public static string[] ReadAllLines(string path)
{
  if (path == null)
    throw new ArgumentNullException("path");
  if (path.Length == 0)
    throw new ArgumentException(Environment.GetResourceString("Argument_EmptyPath"));
  else
    return File.InternalReadAllLines(path, Encoding.UTF8);
}


private static string[] InternalReadAllLines(string path, Encoding encoding)
{
  List<string> list = new List<string>();
  using (StreamReader streamReader = new StreamReader(path, encoding))
  {
    string str;
    while ((str = streamReader.ReadLine()) != null)
      list.Add(str);
  }
  return list.ToArray();
}

And to peek at what StreamReader is doing internally:

internal StreamReader(string path, Encoding encoding, bool detectEncodingFromByteOrderMarks, int bufferSize, bool checkHost)
{
  if (path == null || encoding == null)
    throw new ArgumentNullException(path == null ? "path" : "encoding");
  if (path.Length == 0)
    throw new ArgumentException(Environment.GetResourceString("Argument_EmptyPath"));
  if (bufferSize <= 0)
    throw new ArgumentOutOfRangeException("bufferSize", Environment.GetResourceString("ArgumentOutOfRange_NeedPosNum"));
  this.Init((Stream) new FileStream(path, FileMode.Open, FileAccess.Read, FileShare.Read, 4096, FileOptions.SequentialScan, Path.GetFileName(path), false, false, checkHost), encoding, detectEncodingFromByteOrderMarks, bufferSize, false);
}

So here we come to the reason why the exception is throw, when supplied with a path, StreamReader creates a FileStream that has the FileShare parameter set to Read. This means that it cannot share a file with another application with Read/Write access to the file. To override this behavior you need to give it a Stream with a different setting for FileShare, which is what I did in the solution I provided above.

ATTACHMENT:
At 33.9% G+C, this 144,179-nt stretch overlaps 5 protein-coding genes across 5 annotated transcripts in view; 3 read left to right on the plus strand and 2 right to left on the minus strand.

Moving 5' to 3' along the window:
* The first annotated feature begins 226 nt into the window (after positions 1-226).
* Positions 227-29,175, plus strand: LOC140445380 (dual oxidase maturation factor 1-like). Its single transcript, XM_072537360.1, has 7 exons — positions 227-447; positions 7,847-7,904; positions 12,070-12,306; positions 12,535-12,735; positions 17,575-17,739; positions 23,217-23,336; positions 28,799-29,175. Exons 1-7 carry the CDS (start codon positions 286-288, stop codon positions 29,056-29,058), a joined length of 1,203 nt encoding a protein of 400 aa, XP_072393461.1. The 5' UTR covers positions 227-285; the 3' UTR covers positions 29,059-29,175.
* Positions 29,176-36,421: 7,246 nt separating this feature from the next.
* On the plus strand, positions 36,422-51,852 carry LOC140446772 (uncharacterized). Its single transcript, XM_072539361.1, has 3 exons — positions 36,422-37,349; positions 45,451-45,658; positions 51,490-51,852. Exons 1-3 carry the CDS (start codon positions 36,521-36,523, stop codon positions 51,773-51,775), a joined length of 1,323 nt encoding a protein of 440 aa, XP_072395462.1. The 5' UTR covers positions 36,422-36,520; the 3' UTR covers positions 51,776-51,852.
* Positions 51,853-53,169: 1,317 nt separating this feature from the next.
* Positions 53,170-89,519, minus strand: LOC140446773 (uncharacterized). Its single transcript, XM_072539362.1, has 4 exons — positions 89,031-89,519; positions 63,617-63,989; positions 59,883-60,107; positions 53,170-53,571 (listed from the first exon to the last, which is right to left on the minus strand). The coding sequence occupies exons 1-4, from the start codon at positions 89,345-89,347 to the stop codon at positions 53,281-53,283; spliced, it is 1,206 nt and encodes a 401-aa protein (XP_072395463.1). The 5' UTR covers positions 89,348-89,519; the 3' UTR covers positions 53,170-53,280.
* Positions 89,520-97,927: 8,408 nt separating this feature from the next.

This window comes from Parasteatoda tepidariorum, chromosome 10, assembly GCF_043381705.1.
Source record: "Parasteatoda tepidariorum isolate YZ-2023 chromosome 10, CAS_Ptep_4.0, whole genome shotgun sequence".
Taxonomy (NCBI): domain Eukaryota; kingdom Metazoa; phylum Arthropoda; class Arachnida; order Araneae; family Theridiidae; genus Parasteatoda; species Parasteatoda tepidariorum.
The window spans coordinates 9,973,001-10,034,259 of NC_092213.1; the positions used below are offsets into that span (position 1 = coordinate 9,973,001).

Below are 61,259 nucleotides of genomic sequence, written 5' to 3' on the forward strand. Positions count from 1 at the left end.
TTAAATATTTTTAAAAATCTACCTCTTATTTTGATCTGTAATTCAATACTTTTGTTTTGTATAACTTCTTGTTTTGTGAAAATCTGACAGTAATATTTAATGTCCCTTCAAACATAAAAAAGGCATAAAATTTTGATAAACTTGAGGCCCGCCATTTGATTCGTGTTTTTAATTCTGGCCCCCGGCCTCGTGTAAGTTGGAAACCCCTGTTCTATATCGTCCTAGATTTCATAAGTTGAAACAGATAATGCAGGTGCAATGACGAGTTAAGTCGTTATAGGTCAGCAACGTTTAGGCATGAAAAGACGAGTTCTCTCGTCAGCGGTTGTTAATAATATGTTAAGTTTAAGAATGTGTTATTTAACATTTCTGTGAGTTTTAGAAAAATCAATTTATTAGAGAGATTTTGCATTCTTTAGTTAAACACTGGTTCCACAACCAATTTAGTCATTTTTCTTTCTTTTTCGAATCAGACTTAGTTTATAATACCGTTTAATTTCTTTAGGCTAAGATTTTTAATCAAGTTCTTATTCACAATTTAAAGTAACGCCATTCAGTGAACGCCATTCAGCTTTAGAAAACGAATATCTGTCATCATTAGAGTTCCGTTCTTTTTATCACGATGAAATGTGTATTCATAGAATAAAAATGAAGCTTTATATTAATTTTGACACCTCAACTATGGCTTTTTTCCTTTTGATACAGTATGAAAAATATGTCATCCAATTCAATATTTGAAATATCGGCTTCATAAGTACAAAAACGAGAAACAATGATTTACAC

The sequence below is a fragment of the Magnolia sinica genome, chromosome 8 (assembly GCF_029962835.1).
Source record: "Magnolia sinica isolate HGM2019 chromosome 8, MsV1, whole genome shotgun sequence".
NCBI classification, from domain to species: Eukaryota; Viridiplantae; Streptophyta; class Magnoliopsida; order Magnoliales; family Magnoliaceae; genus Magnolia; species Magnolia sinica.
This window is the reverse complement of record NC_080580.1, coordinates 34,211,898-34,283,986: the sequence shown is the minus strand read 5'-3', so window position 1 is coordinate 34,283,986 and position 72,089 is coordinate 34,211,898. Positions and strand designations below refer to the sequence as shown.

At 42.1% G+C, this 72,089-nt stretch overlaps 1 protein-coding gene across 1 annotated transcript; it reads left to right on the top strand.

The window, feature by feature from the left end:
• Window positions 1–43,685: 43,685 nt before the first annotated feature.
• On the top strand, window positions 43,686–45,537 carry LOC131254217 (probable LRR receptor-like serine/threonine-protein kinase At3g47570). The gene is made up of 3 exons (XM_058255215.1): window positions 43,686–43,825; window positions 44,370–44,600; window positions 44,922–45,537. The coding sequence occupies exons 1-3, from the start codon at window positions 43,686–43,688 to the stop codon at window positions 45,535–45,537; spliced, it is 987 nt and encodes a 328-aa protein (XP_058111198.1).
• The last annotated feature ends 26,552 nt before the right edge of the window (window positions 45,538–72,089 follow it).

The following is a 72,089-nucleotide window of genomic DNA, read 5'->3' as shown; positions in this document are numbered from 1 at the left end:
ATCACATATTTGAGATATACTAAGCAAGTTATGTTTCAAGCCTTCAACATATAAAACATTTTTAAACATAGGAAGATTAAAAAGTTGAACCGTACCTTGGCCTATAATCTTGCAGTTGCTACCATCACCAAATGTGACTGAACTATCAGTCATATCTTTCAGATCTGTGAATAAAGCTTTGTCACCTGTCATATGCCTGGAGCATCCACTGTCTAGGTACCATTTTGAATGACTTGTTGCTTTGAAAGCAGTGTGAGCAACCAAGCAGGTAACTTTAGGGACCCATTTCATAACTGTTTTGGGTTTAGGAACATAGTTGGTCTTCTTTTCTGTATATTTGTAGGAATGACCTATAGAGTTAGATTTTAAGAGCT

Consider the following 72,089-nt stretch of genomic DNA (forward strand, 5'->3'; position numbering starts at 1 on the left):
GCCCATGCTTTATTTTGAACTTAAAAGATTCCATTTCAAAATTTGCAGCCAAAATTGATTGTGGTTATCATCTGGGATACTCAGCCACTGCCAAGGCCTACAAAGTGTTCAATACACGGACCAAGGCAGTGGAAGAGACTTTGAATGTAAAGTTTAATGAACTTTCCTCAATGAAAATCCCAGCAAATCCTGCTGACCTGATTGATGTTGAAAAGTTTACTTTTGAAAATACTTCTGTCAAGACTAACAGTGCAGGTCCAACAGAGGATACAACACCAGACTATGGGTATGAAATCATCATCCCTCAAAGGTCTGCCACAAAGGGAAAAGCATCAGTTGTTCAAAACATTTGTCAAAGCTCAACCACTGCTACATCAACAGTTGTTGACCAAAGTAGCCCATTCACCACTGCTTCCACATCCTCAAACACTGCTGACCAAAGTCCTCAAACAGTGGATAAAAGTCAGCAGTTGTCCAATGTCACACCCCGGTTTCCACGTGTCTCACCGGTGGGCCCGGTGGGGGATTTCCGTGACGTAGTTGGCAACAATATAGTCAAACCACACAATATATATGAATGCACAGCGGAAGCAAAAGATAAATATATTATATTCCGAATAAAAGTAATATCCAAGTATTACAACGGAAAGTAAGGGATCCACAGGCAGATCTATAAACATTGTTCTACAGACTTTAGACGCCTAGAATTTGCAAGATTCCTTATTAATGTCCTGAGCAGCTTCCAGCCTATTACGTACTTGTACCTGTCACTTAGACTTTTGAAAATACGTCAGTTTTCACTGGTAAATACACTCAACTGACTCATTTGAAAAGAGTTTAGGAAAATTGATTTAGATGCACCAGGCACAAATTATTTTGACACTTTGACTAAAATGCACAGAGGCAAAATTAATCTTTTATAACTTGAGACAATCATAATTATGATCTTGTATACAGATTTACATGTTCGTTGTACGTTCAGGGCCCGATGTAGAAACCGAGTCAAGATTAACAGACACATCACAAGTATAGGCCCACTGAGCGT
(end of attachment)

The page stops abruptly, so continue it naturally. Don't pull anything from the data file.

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This makes a lot of sense and I'll trust that it works for now. –  user1306322 Jun 21 at 14:01
    
@user1306322 it worked for me. I just ran into the same exact problem with reading a CSV I had open in excel and found your question, but wasn't satisified with the answers, so this is how I sloved it. So if you have any complications, (aside from the ones I mentioned), let me know. –  psubsee2003 Jun 21 at 14:05

Try this.

FileStream fs = new FileStream(fileName, FileMode.Open, FileAccess.Read,
System.IO.FileShare.ReadWrite)
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2  
How do I do string[] lines = something.ReadAllLines(myPath) with this? –  user1306322 Oct 5 '12 at 11:03
    
I'm not sure if I even need a filestream to read lines from a text file. Is there any other way to do this? –  user1306322 Oct 5 '12 at 11:12

You cannot open file for reading only when it is opened with a read restriction. Otherwise all methods including ReadAllLines will work without throwing permission exceptions.

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string[] fileInfo = System.IO.File.ReadAllLines("FilePath");

It will work properly.

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I already tried that and it did not work, so that's why I asked this question. –  user1306322 Apr 30 at 10:31